Jim Newheiser and Elyse Fitzpatrick
Reviewed by: Vickie Swann
Date posted: 01/09/2011
You Never Stop Being a Parent: Thriving in Relationship with Your Adult Children, by Jim Newheiser and Elyse Fitzpatrick. Published by P&R, 2010. Paperback, 224 pages, list price $14.99. Reviewed by OP member Vickie Swann.
If you are tempted to believe that parenting stops when your children become adults, you should read this book. It seems so obvious that "you never stop being a parent," but this fact seems to sneak up on some people. One of the strengths of this book is that it helps to clarify the ways in which parenting continues, yet changes, as children grow older. Parents who have spent two decades of their lives trying to shape their children often have a hard time letting go. Other parents think their parenting will be pretty much over once their children reach the age of eighteen, only to find that their most challenging years as parents are around ages eighteen to twenty-three.
This book discusses the issues that arise in parenting older children from a consistently biblical point of view. It is full of biblical advice and practical application. The authors have based this book on the assumption that "Scripture is sufficient not only to tell us how to gain salvation, but also to help us establish wise, godly relationships with our own adult kids."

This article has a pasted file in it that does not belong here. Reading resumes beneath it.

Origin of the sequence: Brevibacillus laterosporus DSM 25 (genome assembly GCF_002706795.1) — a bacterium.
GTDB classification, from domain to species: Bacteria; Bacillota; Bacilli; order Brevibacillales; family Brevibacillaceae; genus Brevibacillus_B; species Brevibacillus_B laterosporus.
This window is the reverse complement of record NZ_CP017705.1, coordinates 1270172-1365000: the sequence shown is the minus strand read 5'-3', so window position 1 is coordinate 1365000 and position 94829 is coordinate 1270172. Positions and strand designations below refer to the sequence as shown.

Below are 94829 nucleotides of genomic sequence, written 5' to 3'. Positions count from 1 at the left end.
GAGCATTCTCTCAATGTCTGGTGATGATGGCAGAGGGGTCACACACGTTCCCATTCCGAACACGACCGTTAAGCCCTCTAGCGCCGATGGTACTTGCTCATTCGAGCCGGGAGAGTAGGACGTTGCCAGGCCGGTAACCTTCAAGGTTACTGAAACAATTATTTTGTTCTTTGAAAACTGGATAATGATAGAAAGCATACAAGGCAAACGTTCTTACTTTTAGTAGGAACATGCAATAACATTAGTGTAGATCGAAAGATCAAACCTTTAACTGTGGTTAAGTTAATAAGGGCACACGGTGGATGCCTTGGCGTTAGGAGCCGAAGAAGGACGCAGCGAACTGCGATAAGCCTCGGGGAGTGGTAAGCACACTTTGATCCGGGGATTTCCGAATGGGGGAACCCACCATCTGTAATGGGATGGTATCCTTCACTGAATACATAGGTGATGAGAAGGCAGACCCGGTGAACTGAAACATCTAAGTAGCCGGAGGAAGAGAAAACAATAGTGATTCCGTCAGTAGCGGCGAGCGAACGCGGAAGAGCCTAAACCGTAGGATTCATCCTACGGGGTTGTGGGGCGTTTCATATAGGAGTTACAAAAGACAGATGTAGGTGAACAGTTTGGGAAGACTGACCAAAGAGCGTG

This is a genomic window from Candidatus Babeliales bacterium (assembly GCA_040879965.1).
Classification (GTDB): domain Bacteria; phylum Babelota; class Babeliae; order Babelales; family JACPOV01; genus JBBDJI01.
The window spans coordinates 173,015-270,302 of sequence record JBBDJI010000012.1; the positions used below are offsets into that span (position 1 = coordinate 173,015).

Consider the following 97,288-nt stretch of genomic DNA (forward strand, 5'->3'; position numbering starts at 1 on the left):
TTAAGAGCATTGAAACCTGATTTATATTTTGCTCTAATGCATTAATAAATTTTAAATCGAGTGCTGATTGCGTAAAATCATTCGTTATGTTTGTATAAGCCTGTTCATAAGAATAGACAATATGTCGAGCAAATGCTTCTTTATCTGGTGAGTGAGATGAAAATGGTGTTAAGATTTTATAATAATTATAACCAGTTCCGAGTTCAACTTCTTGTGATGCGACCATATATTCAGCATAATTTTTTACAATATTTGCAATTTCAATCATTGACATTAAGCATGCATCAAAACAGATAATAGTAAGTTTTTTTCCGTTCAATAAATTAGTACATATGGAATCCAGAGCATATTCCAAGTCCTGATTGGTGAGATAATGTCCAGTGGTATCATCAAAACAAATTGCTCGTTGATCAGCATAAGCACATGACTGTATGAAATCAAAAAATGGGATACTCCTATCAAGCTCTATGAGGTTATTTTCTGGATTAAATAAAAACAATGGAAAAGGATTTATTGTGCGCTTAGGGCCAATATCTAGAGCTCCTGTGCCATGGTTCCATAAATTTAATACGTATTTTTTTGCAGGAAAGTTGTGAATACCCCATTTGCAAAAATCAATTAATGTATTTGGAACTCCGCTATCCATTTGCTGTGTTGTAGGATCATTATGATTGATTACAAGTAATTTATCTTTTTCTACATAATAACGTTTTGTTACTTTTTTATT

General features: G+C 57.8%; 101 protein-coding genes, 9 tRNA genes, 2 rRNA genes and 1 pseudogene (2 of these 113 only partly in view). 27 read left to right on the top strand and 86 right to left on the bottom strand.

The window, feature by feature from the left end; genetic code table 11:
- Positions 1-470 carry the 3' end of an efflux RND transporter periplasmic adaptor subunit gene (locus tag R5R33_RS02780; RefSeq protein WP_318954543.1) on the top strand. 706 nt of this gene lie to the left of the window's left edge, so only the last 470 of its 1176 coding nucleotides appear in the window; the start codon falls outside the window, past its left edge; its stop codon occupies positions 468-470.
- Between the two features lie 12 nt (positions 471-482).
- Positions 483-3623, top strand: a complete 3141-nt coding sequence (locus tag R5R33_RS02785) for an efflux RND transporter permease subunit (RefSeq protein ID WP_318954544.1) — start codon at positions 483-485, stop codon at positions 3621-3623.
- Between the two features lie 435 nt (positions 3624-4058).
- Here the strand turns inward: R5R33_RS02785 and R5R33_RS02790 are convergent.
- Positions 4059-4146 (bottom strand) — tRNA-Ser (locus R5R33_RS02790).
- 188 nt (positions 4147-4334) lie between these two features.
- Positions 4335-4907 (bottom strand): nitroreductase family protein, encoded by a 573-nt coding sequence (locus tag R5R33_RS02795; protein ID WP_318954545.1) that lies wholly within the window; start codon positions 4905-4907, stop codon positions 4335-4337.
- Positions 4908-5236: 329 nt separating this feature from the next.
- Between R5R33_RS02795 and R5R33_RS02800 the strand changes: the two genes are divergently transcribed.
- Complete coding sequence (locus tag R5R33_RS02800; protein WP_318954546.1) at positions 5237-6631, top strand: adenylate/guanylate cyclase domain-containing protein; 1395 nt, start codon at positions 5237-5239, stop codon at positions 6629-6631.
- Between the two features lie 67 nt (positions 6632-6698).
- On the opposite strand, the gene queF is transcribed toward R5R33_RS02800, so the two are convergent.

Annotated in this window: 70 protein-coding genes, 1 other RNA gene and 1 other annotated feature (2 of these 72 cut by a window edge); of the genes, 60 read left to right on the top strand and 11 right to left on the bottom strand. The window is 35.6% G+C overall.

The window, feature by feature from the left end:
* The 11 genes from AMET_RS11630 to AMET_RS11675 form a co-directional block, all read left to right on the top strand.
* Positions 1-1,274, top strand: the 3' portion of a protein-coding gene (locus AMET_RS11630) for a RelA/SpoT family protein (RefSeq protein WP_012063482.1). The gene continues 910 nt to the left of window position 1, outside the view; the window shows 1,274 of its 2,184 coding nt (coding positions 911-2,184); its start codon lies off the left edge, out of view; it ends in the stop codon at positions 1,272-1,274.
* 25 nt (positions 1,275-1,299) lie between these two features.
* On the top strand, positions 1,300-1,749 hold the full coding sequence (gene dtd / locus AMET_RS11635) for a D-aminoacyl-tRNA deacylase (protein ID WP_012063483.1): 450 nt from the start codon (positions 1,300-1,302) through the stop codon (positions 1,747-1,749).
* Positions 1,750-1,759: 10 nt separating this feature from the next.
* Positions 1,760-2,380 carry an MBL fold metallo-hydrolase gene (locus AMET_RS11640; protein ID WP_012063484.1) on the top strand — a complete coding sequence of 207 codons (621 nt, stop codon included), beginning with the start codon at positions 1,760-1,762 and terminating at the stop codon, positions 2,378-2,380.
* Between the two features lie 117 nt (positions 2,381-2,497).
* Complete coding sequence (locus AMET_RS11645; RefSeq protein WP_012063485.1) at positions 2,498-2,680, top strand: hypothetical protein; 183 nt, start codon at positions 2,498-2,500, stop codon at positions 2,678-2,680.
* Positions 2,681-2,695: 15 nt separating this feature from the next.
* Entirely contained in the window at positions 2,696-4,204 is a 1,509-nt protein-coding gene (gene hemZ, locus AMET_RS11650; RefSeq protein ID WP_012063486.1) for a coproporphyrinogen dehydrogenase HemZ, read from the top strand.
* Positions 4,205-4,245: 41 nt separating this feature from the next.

The first chapter lays the gospel foundation. Wise living is the goal, not only of our parenting, but also for our lives. How does a couple prepare for the "empty nest"? How do you determine if you are being controlling or influential? A lot of good material to think about is presented. The most important part of the chapter comes at the very end: "We all need so much grace." Sinners living with sinners is challenging on every front. Especially when our kids have hurt us or gone against our wishes, we need the reminder of the forgiveness and grace that we have been given in the gospel.
The second chapter presents eight basic principles you want to teach your children before they walk out the door. Don't wait until your children are ready to leave home to read this chapter. Read it when they are small, and build on these biblical principles. It could save you some grief later on.
Subsequent chapters deal specifically with such significant issues as: How much do you help a child who is overwhelmed with irresponsible debt? What if your child is dating, or planning to marry, someone you don't approve of? How about that older child who wants to move back home? The advice is practical, doable, and helpful.
At the end of the book are appendixes with useful information, including sample contracts that could be helpful in some situations.
I think this book is a valuable resource for all parents. It holds out the hope of the gospel (in very practical ways) as the lifeline for parents in distress. I wish I had this book years ago!